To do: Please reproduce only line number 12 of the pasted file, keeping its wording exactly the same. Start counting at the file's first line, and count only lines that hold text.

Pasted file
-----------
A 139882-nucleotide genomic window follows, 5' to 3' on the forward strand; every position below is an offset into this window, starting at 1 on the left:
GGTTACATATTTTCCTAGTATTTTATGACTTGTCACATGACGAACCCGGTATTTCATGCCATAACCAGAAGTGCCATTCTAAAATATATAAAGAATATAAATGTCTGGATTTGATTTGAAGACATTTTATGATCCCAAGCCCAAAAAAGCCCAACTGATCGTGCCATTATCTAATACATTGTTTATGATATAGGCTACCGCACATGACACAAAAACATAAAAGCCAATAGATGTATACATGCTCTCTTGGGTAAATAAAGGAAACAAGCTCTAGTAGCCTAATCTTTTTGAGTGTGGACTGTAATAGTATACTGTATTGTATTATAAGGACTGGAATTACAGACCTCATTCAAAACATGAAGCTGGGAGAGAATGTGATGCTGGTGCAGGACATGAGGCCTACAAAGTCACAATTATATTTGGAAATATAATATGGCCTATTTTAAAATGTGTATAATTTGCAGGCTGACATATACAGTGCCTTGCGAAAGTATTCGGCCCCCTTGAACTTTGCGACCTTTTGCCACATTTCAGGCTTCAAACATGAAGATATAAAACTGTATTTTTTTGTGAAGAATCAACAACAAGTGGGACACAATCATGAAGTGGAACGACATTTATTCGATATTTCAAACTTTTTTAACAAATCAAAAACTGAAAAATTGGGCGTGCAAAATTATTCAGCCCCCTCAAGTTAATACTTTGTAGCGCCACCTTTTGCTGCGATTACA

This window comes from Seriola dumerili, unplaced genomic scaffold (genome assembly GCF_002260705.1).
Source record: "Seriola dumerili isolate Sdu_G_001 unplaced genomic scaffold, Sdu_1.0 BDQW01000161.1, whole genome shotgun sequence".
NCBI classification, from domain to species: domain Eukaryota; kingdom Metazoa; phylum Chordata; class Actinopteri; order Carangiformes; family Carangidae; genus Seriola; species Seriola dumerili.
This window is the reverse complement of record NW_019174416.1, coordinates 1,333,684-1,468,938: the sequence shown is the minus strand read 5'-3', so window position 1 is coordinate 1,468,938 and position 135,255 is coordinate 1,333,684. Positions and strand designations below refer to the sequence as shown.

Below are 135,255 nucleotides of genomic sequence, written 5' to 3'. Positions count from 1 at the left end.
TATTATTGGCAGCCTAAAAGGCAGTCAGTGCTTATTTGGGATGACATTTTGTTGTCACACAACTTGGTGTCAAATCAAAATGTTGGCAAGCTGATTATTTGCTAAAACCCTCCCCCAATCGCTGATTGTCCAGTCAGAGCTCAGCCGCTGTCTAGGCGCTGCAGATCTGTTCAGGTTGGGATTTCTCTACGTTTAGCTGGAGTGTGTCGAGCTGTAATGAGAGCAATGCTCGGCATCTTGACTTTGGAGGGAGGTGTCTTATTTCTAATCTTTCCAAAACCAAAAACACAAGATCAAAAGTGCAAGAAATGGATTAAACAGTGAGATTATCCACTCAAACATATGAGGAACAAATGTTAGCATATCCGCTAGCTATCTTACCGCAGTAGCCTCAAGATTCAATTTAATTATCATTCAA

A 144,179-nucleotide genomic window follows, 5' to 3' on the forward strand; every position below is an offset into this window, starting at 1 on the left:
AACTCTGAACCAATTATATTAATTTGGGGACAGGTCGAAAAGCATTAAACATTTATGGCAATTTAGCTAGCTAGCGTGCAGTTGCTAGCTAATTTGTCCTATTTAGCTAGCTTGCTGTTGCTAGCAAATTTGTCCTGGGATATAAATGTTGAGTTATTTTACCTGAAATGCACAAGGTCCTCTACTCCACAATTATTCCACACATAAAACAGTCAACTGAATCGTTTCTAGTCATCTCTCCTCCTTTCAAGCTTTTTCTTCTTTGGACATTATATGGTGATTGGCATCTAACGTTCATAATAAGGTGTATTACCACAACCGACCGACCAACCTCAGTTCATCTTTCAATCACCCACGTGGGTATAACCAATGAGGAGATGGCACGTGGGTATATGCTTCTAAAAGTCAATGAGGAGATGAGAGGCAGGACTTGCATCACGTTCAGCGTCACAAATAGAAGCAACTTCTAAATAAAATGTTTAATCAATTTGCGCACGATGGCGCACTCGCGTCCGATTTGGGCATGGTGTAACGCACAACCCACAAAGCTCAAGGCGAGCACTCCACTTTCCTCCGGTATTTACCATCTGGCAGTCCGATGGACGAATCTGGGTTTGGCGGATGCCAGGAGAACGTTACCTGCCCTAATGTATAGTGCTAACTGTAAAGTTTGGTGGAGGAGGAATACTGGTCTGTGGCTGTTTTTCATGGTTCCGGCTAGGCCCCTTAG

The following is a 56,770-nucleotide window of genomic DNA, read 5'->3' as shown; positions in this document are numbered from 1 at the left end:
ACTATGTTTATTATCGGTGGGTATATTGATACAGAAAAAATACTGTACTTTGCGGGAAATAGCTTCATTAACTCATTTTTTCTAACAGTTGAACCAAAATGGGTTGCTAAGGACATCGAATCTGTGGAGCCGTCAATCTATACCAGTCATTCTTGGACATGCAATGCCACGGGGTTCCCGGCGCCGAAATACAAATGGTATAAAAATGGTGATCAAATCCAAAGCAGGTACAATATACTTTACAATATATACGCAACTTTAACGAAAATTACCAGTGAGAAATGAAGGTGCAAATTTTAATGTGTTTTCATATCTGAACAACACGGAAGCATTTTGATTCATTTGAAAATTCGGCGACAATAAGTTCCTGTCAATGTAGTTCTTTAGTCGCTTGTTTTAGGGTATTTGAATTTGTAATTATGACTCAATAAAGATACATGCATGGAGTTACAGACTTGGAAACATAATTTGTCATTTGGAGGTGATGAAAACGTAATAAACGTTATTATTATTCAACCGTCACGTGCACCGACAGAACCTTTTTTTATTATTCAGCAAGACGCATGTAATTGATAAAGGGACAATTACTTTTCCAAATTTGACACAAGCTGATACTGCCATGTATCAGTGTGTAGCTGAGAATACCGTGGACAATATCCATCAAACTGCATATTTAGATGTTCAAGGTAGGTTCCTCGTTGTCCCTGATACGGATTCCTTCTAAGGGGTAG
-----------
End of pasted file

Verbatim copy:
ACTATGTTTATTATCGGTGGGTATATTGATACAGAAAAAATACTGTACTTTGCGGGAAATAGCTTCATTAACTCATTTTTTCTAACAGTTGAACCAAAATGGGTTGCTAAGGACATCGAATCTGTGGAGCCGTCAATCTATACCAGTCATTCTTGGACATGCAATGCCACGGGGTTCCCGGCGCCGAAATACAAATGGTATAAAAATGGTGATCAAATCCAAAGCAGGTACAATATACTTTACAATATATACGCAACTTTAACGAAAATTACCAGTGAGAAATGAAGGTGCAAATTTTAATGTGTTTTCATATCTGAACAACACGGAAGCATTTTGATTCATTTGAAAATTCGGCGACAATAAGTTCCTGTCAATGTAGTTCTTTAGTCGCTTGTTTTAGGGTATTTGAATTTGTAATTATGACTCAATAAAGATACATGCATGGAGTTACAGACTTGGAAACATAATTTGTCATTTGGAGGTGATGAAAACGTAATAAACGTTATTATTATTCAACCGTCACGTGCACCGACAGAACCTTTTTTTATTATTCAGCAAGACGCATGTAATTGATAAAGGGACAATTACTTTTCCAAATTTGACACAAGCTGATACTGCCATGTATCAGTGTGTAGCTGAGAATACCGTGGACAATATCCATCAAACTGCATATTTAGATGTTCAAGGTAGGTTCCTCGTTGTCCCTGATACGGATTCCTTCTAAGGGGTAG